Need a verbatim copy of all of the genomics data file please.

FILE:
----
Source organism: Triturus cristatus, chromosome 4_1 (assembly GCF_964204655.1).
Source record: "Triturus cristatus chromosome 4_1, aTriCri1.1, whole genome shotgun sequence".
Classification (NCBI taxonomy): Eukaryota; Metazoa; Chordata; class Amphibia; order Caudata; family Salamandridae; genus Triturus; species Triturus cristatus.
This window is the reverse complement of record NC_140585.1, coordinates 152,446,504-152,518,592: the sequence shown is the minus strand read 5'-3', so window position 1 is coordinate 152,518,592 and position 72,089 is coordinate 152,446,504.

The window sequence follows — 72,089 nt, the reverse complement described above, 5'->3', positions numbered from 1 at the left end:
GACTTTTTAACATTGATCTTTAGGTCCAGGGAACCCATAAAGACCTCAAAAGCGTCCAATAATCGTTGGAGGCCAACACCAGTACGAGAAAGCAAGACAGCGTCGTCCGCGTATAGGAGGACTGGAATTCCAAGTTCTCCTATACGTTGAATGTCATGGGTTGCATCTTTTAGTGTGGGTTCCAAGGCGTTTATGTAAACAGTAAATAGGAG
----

Source organism: Triturus cristatus, chromosome 4_1 (assembly GCF_964204655.1).
Source record: "Triturus cristatus chromosome 4_1, aTriCri1.1, whole genome shotgun sequence".
Classification (NCBI taxonomy): Eukaryota; Metazoa; Chordata; class Amphibia; order Caudata; family Salamandridae; genus Triturus; species Triturus cristatus.
This window is the reverse complement of record NC_140585.1, coordinates 152,446,504-152,518,592: the sequence shown is the minus strand read 5'-3', so window position 1 is coordinate 152,518,592 and position 72,089 is coordinate 152,446,504.

The window sequence follows — 72,089 nt, the reverse complement described above, 5'->3', positions numbered from 1 at the left end:
GACTTTTTAACATTGATCTTTAGGTCCAGGGAACCCATAAAGACCTCAAAAGCGTCCAATAATCGTTGGAGGCCAACACCAGTACGAGAAAGCAAGACAGCGTCGTCCGCGTATAGGAGGACTGGAATTCCAAGTTCTCCTATACGTTGAATGTCATGGGTTGCATCTTTTAGTGTGGGTTCCAAGGCGTTTATGTAAACAGTAAATAGGAG